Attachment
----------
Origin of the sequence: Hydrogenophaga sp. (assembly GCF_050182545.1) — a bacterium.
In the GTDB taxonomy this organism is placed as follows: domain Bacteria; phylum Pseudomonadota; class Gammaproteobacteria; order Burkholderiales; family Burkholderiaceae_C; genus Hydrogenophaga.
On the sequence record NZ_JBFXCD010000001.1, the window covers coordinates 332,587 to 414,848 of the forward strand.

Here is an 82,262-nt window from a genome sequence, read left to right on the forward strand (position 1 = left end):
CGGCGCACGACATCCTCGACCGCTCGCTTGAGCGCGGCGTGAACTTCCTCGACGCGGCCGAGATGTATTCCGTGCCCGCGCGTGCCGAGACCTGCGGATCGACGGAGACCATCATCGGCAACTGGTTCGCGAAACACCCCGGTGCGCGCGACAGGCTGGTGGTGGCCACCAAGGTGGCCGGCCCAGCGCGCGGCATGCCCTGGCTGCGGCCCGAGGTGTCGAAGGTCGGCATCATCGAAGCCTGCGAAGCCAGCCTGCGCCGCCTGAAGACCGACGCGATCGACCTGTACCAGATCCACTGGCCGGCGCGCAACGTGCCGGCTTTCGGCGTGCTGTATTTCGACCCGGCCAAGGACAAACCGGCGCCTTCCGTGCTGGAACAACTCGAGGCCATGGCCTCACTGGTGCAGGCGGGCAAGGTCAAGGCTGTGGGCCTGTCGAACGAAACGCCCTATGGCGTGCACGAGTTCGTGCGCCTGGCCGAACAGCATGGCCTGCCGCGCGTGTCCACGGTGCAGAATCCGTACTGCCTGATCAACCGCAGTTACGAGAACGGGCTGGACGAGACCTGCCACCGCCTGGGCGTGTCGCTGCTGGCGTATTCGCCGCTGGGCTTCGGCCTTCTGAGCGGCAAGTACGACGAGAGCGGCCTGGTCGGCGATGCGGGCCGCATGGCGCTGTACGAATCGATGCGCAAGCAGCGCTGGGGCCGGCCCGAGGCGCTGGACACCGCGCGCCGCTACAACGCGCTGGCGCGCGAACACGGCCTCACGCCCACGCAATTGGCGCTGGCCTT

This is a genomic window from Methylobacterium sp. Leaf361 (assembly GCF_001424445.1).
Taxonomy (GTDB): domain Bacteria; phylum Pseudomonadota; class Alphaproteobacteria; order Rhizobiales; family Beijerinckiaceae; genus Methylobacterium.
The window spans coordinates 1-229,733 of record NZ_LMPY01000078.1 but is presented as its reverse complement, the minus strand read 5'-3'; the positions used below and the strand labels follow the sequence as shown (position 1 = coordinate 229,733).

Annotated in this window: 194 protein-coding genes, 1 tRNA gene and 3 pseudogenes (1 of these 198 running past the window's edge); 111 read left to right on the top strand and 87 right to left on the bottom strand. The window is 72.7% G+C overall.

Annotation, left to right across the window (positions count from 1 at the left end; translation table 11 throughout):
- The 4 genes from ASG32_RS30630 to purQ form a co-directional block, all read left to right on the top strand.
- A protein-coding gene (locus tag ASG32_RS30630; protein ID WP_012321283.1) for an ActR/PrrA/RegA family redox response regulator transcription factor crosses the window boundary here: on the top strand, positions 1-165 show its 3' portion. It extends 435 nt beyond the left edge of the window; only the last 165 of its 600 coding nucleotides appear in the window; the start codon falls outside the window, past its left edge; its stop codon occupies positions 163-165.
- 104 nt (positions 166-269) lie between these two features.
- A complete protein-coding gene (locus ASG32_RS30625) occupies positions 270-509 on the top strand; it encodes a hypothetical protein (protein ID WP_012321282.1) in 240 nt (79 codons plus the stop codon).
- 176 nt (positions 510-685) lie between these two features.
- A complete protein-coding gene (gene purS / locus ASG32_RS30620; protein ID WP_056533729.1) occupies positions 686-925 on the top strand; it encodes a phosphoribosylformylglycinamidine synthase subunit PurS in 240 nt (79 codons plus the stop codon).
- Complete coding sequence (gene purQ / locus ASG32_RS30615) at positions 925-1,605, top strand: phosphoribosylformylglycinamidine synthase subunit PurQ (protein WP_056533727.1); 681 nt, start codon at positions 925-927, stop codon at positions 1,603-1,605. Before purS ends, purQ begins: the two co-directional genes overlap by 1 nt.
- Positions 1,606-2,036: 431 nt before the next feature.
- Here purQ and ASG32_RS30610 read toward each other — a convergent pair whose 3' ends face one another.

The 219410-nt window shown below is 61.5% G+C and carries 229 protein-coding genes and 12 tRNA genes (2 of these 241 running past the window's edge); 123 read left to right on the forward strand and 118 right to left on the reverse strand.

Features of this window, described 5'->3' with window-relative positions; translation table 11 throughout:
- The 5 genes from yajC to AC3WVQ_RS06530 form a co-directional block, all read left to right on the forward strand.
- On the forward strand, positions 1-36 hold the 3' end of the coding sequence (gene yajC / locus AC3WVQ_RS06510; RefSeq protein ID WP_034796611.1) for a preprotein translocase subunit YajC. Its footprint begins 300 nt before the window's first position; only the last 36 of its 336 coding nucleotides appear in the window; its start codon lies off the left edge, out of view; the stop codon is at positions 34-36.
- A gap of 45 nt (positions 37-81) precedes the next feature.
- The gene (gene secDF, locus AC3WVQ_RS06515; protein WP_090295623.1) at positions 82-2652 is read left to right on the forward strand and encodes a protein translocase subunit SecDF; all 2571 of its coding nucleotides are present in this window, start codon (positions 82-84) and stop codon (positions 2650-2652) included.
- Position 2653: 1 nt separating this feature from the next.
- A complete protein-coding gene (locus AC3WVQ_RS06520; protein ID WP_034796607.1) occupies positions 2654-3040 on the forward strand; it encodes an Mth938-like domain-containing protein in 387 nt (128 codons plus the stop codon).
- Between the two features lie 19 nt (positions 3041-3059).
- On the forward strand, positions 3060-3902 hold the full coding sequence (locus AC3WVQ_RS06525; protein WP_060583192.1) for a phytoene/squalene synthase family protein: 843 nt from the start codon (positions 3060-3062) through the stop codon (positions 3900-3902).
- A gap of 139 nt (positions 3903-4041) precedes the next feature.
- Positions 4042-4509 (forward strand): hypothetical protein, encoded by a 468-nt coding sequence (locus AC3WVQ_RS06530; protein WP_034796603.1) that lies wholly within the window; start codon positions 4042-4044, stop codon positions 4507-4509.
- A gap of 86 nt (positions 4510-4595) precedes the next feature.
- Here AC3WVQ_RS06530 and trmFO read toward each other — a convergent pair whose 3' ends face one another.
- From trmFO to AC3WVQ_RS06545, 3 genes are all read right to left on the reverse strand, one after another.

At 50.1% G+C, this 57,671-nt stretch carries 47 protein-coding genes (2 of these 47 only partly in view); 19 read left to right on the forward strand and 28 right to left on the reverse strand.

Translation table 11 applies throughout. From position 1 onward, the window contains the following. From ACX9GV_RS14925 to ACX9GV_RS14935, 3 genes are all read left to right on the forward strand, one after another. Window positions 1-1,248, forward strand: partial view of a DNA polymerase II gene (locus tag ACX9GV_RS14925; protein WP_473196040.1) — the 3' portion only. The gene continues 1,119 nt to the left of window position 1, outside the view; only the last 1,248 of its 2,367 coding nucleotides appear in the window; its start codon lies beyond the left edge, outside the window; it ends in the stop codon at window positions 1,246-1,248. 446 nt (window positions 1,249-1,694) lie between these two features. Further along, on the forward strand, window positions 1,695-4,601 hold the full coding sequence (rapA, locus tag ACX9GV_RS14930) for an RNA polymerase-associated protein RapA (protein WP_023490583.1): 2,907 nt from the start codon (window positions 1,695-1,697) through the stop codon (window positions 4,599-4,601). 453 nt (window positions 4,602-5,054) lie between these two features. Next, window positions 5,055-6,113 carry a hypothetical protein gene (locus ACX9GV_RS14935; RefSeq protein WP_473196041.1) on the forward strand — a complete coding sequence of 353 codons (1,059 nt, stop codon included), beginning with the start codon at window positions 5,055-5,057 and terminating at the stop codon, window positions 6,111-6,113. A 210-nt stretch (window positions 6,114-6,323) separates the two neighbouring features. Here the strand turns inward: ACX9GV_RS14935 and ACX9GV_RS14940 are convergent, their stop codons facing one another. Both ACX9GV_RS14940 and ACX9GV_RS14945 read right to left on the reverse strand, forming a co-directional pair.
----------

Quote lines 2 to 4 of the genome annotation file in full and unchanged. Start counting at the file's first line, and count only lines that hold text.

In the GTDB taxonomy this organism is placed as follows: domain Bacteria; phylum Pseudomonadota; class Gammaproteobacteria; order Burkholderiales; family Burkholderiaceae_C; genus Hydrogenophaga.
On the sequence record NZ_JBFXCD010000001.1, the window covers coordinates 332,587 to 414,848 of the forward strand.

Here is an 82,262-nt window from a genome sequence, read left to right on the forward strand (position 1 = left end):